Despite being a comedy, there’s something disturbingly dark about Stephen Chow’s latest film The Mermaid (美人鱼). Take a Katherine Heigl rom-com, add Jurassic Park, the Looney Tunes, Alice in Wonderland, and the most disturbing nightmare you ever had as a child and you might get something along the lines of Chow’s recent project. Having grossed 523 million USD in the Chinese box office alone, The Mermaid is already one of the highest earning pictures of all time in China, beating out worldwide sales of the Hollywood action blockbuster Deadpool.
Chow, whose previous films have included the likes of Kung Fu Hustle, Journey to the West: Conquering Demons, and Shaolin Soccer, is one of the key figures establishing the vernacular of modern Chinese slapstick comedy. The absurdity of Chow’s comedic style employs singing and dancing, Tom-and-Jerry-style chase scenes, and a host of other techniques Chow has developed over the years. The Mermaid is no exception: a young mermaid is sent to assassinate a real estate developer who has polluted the oceans; instead, (spoilers, if it can be called that, ahead) they fall in love.
It’s the most accessible bit of classic Chow tomfoolery mixed with environmental fable since Kung Fu Hustle, and yet, Sony Pictures gave it an incredibly limited release in the US, signaling the final end to the days of domestic US theatrical releases of Chinese films. It’s sad, because The Mermaid genuinely has something to offer to audiences of all nationalities: a hilarious parable of environmentalism that seeks to emphasize the ecological devastation of environmental pollution through farcical humor and a complete fairy-tale love story that’s so absurd that nearly anyone should get the point.
The film begins with a slapstick venture through the “Museum of World Exotic Animals” somewhere along the Guangdong coast, a jab at the eating culture of Guangdong, known for consuming (to near extinction) many of the animals that live there. It’s also a commentary on the current depleted state of the animal kingdom; the pudgy “museum owner” displays a bunch of fake exhibits including a hybrid of a salted mackerel.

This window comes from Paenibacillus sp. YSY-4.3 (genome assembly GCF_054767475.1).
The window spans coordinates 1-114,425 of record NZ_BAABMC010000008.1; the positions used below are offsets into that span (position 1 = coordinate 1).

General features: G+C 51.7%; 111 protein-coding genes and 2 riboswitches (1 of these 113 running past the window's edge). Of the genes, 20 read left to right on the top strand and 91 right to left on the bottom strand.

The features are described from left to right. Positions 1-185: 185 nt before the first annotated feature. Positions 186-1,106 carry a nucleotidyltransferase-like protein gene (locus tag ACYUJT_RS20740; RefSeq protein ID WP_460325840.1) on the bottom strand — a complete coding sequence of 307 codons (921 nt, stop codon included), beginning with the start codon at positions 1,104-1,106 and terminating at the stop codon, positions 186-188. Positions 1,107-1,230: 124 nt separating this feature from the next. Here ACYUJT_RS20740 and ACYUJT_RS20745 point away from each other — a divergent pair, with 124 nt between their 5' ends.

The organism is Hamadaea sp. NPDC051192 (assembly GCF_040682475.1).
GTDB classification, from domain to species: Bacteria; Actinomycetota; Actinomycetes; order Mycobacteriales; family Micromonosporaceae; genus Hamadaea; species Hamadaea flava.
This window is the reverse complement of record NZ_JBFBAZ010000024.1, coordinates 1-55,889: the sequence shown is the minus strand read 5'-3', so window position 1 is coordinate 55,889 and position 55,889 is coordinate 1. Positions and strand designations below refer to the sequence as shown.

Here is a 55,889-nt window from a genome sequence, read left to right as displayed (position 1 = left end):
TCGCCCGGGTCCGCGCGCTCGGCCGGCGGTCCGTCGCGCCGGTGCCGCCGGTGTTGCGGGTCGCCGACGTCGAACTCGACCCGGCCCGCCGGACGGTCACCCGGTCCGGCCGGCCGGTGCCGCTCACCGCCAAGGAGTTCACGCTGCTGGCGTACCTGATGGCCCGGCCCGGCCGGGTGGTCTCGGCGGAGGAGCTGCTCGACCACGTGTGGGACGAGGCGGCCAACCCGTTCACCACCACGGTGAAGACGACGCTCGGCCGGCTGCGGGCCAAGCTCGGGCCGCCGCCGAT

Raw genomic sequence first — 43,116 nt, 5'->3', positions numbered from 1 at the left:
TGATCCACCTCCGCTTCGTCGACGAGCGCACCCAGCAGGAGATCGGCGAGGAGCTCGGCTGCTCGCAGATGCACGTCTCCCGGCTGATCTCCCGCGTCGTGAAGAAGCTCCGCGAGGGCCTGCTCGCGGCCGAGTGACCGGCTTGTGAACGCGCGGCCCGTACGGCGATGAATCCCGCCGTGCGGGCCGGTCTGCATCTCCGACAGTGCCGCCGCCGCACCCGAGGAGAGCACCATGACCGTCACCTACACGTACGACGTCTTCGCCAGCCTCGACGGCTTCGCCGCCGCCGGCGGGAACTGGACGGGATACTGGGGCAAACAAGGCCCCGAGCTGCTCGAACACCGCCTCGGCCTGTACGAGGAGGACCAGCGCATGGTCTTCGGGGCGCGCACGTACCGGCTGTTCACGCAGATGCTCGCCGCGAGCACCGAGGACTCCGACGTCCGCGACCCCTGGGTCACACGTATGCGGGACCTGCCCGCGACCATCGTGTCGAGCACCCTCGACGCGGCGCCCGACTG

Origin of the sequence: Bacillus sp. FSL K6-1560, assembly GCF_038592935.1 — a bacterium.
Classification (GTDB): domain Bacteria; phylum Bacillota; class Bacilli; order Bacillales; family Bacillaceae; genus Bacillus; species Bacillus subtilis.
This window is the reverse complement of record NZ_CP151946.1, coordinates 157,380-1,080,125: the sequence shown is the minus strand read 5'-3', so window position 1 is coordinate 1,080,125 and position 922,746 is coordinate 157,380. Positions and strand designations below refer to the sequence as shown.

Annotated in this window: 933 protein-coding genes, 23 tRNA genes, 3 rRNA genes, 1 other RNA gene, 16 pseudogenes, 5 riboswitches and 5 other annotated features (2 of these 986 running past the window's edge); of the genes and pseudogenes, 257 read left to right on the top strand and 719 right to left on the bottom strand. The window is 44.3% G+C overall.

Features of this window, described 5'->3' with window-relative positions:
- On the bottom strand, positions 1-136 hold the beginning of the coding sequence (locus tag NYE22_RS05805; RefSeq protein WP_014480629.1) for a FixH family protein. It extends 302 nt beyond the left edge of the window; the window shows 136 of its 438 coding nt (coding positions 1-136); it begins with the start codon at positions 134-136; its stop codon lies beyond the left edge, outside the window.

Tourists venture to the absurd “Museum of World Exotic Animals”
Liu Xuan (Deng Chao), a self-made millionaire and real-estate developer, is looking to acquire the Green Gulf; a protected cove which is home to a rare dolphins. In order to follow through with his dastardly plan to develop it into ocean front property, he hires a team of sonar-wielding boatmen to chase out all the marine life with their powerful sound guns.
Unbeknownst to him, the cove is also the sanctuary for merpeople, and the new weapons cause many of them to fall sick and die. The last of them now reside in the belly of a sunken ship—Shanshan ( Jelly Lin), one of the last remaining beautiful mermaids who has learned how to waddle on her fins, is tasked with showing up to Liu’s after-party and assassinating him, by the band’s leader, the half-man half-octopus Brother Eight (Show Luo). However, during their date when she and Brother Eight planned on assassinating Liu, Shanshan and the misguided millionaire develop feelings for each other. Meanwhile, Ruolan (Kitty Zhang), the icy daughter of Liu’s tycoon rival (the venerable Tsui Hark) has her own plans for amassing her fortune, whether it takes seducing Liu or brutalizing her way into the Green Gulf.
Shanshan and Brother Eight temporarily reside in a sunken ship
The final showdown almost plays itself out: Liu, having fallen in love with Shanshan, is pitted against Ruolan and her boatmen in a fitting show of both brutality and comedy that has become a staple of Chow’s directorial style. While sometimes Chow’s movies can be rather unpredictable, The Mermaid follows a rather identifiable path after its rambling opening sequence. The fun comes not from knowing full and well that Shanshan and Liu are heading towards inevitable fairy-tale love, but from the silly antics Chow employs left and right to get them there.
The courtship is actually rather compelling: there’s nothing in the way of the romance except their deranged selves—they’re like two hungry adolescents running off like puppy dogs and it’s easy to accept without any extra rationalization from the script (at one point, the would-be lovers are shown throwing up in front of each other). Chow’s penchant for extending his films just over the line of comfort in any given direction is also most apparent in The Mermaid: the final massacre of the merpeople more than just evokes the violence of dolphin slaughter in the cove and there’s more than enough gore and blood to make one squirm.
Shanshan (Jelly Lin) takes Liu Xuan (Deng Chao) to a restaurant she favors
While The Mermaid is a great movie, it’s apparent that this is also not Chow’s piece de resistance: That he is willing to branch out into new forms, push existing boundaries even further and avoid endlessly remaking his successful pieces speaks to Chow’s creativity. While The Mermaid is a strong contender, it is clear that there will be other even greater jewels in his crown, fitting and rather impressive for a mainstream commercial director.
“The Mermaid” is a story from our newest issue, “Romance”. To read the whole piece, become a subscriber and receive the full magazine. Alternatively, you can purchase the digital version from the iTunes Store.